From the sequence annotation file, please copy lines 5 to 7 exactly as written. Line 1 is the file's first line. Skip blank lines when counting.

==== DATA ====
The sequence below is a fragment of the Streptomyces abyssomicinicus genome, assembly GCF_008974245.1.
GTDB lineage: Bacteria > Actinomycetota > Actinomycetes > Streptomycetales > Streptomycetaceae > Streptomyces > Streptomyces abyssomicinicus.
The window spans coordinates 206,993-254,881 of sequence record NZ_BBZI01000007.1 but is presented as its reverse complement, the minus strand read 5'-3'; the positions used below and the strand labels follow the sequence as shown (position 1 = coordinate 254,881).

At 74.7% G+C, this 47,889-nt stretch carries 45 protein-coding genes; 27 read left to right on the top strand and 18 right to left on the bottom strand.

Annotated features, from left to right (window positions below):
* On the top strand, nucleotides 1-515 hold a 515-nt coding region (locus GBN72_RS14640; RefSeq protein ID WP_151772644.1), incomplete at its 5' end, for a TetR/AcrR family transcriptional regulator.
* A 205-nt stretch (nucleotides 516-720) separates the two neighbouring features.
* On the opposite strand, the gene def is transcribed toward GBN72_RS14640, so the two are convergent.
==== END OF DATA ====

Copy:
Annotated features, from left to right (window positions below):
* On the top strand, nucleotides 1-515 hold a 515-nt coding region (locus GBN72_RS14640; RefSeq protein ID WP_151772644.1), incomplete at its 5' end, for a TetR/AcrR family transcriptional regulator.
* A 205-nt stretch (nucleotides 516-720) separates the two neighbouring features.